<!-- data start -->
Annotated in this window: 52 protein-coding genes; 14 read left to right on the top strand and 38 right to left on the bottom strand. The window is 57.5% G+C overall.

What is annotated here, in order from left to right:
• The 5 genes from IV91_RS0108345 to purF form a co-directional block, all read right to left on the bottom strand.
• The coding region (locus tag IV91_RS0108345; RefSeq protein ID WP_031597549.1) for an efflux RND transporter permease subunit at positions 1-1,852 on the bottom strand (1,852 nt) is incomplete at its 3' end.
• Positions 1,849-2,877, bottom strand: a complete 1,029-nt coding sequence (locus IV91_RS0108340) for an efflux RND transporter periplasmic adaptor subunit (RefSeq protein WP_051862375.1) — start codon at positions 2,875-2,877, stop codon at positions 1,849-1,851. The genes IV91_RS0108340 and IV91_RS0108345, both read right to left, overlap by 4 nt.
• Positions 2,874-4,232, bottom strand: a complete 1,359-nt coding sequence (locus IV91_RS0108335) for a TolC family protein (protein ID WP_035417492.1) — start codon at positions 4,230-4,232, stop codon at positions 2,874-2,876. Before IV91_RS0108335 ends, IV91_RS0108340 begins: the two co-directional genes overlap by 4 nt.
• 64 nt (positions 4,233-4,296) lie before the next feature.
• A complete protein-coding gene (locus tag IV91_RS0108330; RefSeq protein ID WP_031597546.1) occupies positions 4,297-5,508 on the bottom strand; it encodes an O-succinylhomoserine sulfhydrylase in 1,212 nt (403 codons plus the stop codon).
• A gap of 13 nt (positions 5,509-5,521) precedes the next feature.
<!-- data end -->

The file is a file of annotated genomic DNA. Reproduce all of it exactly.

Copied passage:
Annotated in this window: 52 protein-coding genes; 14 read left to right on the top strand and 38 right to left on the bottom strand. The window is 57.5% G+C overall.

What is annotated here, in order from left to right:
• The 5 genes from IV91_RS0108345 to purF form a co-directional block, all read right to left on the bottom strand.
• The coding region (locus tag IV91_RS0108345; RefSeq protein ID WP_031597549.1) for an efflux RND transporter permease subunit at positions 1-1,852 on the bottom strand (1,852 nt) is incomplete at its 3' end.
• Positions 1,849-2,877, bottom strand: a complete 1,029-nt coding sequence (locus IV91_RS0108340) for an efflux RND transporter periplasmic adaptor subunit (RefSeq protein WP_051862375.1) — start codon at positions 2,875-2,877, stop codon at positions 1,849-1,851. The genes IV91_RS0108340 and IV91_RS0108345, both read right to left, overlap by 4 nt.
• Positions 2,874-4,232, bottom strand: a complete 1,359-nt coding sequence (locus IV91_RS0108335) for a TolC family protein (protein ID WP_035417492.1) — start codon at positions 4,230-4,232, stop codon at positions 2,874-2,876. Before IV91_RS0108335 ends, IV91_RS0108340 begins: the two co-directional genes overlap by 4 nt.
• 64 nt (positions 4,233-4,296) lie before the next feature.
• A complete protein-coding gene (locus tag IV91_RS0108330; RefSeq protein ID WP_031597546.1) occupies positions 4,297-5,508 on the bottom strand; it encodes an O-succinylhomoserine sulfhydrylase in 1,212 nt (403 codons plus the stop codon).
• A gap of 13 nt (positions 5,509-5,521) precedes the next feature.